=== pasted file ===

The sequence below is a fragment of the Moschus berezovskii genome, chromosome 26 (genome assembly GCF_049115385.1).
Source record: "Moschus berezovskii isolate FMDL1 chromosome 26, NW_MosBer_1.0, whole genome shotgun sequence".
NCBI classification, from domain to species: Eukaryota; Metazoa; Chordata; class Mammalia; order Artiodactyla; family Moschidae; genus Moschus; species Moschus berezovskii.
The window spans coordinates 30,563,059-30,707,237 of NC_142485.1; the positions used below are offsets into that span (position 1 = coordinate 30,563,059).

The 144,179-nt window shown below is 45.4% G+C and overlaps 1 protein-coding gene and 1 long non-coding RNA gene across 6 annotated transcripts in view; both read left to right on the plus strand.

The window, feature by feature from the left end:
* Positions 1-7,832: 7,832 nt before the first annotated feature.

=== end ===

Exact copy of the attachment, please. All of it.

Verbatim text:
The sequence below is a fragment of the Moschus berezovskii genome, chromosome 26 (genome assembly GCF_049115385.1).
Source record: "Moschus berezovskii isolate FMDL1 chromosome 26, NW_MosBer_1.0, whole genome shotgun sequence".
NCBI classification, from domain to species: Eukaryota; Metazoa; Chordata; class Mammalia; order Artiodactyla; family Moschidae; genus Moschus; species Moschus berezovskii.
The window spans coordinates 30,563,059-30,707,237 of NC_142485.1; the positions used below are offsets into that span (position 1 = coordinate 30,563,059).

The 144,179-nt window shown below is 45.4% G+C and overlaps 1 protein-coding gene and 1 long non-coding RNA gene across 6 annotated transcripts in view; both read left to right on the plus strand.

The window, feature by feature from the left end:
* Positions 1-7,832: 7,832 nt before the first annotated feature.